No help on the horizon for $14B of stranded sea cargo

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The Guardian is saying Hanjin still needs $543 million to pay for the services it needs to unload its ships, and that involves a number of other groups who want their money up-front.

The world's seventh-largest shipping company's third ship in the region, the Hanjin Boston, remains outside the breakwater.

Abnormal status refers to ships standing by on the high seas or banned from loading and unloading at ports.

Also, some of its ships have been seized by its creditors, further complicating the problem. The number is five times higher than when the association first started to receive damage reports on September 1.

Hanjin Shipping's financial report showed its debt had been around US$5 billion by the end of 2015.

Local shippers have urged the government to take practical measures against the snowballing damages. Tuesday, the shipper's parent company said it will pour $90 million into efforts to resolve the disruption.

The South Korean electronics giant is fighting to get 1,469 tons of its products off two Hanjin Shipping vessels, which are now unable to dock in Long Beach, California because Hanjin filed for bankruptcy on August 31.

Peterson said that despite Hanjin's bankruptcy, "TTI is current in all of its payments to us". The vessels will have no means to berth (as the tugs and tug operators will not service them) and no ability to unload (as the unions and port operators will not serve them).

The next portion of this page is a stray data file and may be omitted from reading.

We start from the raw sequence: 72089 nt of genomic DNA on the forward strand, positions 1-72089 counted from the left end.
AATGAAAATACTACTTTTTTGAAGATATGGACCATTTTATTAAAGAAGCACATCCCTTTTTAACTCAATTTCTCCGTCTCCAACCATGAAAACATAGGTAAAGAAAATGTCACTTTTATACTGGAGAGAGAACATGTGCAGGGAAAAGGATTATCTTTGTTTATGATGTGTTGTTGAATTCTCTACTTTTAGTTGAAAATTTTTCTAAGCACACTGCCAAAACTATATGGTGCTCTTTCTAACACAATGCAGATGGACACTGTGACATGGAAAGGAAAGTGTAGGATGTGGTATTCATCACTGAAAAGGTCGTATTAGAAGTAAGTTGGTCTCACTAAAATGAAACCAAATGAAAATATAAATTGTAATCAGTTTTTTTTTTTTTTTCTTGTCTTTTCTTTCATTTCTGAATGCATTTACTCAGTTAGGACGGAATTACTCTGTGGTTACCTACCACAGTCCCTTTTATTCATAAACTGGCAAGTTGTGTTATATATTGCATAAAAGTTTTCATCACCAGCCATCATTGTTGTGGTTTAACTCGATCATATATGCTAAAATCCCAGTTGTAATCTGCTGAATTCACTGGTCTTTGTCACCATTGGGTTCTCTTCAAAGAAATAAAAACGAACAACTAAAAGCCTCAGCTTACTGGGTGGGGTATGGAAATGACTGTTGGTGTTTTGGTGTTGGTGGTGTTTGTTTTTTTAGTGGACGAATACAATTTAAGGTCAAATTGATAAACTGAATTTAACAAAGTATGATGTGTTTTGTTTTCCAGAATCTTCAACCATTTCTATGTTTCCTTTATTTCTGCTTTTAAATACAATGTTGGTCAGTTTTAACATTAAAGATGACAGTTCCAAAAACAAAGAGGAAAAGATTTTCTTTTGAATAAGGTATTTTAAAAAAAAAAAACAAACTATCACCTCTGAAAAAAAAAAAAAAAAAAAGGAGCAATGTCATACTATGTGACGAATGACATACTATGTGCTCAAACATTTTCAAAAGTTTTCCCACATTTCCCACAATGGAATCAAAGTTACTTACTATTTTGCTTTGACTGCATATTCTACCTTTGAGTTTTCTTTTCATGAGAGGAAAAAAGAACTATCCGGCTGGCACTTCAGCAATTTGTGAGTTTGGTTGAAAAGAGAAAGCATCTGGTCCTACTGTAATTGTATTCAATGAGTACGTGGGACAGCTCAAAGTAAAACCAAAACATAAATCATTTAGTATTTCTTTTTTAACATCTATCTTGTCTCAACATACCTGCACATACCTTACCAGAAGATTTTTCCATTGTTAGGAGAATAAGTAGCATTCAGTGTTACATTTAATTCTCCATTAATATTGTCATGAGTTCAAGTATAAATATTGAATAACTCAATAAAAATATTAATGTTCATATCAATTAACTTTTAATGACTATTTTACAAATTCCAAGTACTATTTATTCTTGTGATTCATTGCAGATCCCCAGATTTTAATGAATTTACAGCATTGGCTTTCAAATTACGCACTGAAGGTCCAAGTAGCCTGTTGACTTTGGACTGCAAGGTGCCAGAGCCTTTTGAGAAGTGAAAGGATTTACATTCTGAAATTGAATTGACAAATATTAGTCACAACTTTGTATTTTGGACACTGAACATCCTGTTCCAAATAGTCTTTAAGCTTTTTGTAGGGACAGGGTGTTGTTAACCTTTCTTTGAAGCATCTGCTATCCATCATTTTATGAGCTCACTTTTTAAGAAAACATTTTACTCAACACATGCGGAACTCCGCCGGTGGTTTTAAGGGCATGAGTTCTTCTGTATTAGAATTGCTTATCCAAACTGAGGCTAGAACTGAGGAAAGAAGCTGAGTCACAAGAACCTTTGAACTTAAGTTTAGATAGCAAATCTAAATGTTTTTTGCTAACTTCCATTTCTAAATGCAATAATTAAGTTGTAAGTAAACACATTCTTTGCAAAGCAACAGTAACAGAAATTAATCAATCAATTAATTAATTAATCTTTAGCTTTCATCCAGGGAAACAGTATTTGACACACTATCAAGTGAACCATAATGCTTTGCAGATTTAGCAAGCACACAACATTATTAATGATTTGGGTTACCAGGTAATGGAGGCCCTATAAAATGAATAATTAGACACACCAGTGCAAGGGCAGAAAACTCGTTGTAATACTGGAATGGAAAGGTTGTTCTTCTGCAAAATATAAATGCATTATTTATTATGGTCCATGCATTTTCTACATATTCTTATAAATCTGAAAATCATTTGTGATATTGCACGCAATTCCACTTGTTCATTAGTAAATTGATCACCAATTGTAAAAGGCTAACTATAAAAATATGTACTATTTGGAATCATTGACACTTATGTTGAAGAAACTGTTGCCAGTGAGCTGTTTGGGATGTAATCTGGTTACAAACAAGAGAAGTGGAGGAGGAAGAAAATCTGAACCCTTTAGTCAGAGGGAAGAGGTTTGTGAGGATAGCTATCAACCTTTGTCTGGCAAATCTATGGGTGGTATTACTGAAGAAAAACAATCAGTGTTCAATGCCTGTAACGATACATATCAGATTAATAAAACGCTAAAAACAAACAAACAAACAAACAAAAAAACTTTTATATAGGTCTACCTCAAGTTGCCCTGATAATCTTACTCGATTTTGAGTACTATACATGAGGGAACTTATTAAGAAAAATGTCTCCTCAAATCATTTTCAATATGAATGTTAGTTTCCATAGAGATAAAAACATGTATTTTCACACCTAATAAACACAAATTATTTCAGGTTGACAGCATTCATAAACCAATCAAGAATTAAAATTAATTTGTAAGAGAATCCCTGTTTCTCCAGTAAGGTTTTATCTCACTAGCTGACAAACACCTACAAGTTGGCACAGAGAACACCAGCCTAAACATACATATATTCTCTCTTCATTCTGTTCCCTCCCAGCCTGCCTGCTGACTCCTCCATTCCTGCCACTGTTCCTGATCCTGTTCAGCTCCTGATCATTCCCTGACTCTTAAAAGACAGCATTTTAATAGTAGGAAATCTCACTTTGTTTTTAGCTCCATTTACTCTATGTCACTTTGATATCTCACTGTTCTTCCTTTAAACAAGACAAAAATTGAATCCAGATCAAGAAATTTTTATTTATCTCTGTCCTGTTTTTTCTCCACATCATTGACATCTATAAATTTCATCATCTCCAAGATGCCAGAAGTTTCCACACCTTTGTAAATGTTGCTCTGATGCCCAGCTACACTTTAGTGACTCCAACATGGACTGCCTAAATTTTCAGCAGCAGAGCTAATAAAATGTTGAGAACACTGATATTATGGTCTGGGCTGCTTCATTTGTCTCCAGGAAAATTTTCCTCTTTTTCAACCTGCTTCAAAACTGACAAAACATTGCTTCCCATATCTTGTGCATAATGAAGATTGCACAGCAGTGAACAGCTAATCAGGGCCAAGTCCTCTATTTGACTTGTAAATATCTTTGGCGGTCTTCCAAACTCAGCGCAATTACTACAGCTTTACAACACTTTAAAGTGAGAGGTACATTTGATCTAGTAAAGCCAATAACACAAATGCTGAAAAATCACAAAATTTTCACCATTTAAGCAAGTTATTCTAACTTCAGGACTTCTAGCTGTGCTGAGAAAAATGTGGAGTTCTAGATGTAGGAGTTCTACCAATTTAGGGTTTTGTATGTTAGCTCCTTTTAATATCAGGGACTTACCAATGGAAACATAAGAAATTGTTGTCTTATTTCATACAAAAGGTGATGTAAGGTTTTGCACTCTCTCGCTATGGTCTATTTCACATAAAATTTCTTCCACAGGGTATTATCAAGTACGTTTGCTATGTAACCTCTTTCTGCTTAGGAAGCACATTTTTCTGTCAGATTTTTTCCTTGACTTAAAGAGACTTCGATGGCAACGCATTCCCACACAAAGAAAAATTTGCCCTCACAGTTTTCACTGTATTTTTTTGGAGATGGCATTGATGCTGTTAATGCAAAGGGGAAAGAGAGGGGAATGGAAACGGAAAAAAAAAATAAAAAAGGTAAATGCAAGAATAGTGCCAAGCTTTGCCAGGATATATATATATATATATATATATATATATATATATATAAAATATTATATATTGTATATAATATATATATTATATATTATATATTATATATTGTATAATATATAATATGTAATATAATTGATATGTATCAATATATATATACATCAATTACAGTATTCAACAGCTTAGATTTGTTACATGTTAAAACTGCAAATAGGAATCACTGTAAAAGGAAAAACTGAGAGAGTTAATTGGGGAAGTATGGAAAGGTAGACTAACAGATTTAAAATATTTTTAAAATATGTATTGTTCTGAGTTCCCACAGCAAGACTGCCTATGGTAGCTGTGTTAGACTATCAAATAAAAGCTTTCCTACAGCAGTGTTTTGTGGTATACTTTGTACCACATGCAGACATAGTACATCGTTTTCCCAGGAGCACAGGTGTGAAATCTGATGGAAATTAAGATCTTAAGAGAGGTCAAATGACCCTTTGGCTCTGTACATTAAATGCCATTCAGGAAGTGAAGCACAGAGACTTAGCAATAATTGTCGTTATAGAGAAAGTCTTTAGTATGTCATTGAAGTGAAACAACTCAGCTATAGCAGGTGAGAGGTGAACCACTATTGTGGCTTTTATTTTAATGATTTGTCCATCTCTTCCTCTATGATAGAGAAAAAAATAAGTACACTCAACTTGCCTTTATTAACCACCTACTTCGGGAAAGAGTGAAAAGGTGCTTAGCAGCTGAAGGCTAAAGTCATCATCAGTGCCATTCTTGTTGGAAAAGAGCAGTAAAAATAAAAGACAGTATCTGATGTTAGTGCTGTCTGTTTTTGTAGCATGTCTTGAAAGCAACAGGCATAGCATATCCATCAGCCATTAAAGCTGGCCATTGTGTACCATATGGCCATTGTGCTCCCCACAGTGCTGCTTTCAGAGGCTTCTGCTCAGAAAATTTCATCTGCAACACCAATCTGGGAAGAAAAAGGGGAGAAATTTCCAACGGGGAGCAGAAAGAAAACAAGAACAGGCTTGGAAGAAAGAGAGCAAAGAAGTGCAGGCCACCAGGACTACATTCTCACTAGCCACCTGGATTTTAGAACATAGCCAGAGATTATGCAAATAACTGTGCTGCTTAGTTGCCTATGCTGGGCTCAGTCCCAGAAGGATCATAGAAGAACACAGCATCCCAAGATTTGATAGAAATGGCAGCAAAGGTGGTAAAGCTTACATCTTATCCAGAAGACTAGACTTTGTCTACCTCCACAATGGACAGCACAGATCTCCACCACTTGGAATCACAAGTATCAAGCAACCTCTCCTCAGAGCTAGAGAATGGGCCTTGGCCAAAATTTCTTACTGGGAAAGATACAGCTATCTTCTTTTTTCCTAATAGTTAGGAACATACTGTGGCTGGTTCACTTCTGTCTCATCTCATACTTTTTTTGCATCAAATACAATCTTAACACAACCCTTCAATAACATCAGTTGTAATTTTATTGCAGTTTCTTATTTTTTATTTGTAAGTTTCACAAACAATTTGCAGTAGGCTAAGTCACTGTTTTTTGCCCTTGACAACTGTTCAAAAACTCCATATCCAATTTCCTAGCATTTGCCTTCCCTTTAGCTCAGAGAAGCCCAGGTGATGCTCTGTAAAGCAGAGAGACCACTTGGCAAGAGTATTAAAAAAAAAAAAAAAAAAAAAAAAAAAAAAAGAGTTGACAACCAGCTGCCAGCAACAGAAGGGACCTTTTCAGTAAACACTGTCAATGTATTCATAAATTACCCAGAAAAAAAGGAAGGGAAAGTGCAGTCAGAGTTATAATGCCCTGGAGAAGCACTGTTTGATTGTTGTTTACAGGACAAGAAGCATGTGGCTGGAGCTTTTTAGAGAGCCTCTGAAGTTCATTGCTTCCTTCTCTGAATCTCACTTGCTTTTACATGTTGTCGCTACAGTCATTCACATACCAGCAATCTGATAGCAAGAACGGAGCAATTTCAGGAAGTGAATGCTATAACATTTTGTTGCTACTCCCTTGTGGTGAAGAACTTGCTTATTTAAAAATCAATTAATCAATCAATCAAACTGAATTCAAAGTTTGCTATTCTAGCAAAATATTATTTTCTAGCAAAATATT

Last week, South Korea's maritime ministry claimed that the consequences of Hanjin Shipping's collapse would affect cargo exports for two or three months, with about 540,000 TEU of cargo already loaded on its vessels and facing delays.

Hanjin Shipping is seeking protection from creditors in dozens of countries, hoping to minimize seizures of its assets.

Freight charges from South Korea surged about 50 percent after Hanjin Shipping filed for court receivership on Wednesday, Korea Economic Daily reported, citing shipping industry officials it didn't identify.

The judge's order doesn't guarantee that the ships' cargo - which includes children's toys, tires, clothes, and computers - will make it to shore and onto store shelves soon.

Hanjin Shipping has sought the legal protection of its assets in 43 countries, with Japan granting it first on Tuesday.

According to Bloomberg, there are 312 containers aboard Hanjin ships carrying Samsung's refrigerators, washing machines, microwaves, and dishwashers.

The representative office of Hanjin Shipping in Vietnam announced the container carrier had stopped taking new cargo in this market, leaving a possible impact on import and export goods of enterprises.

"They've got bills to pay - they could literally close their doors over this", said Peter Schneider, Fresno-based vice president of T.G.S. Transportation Inc.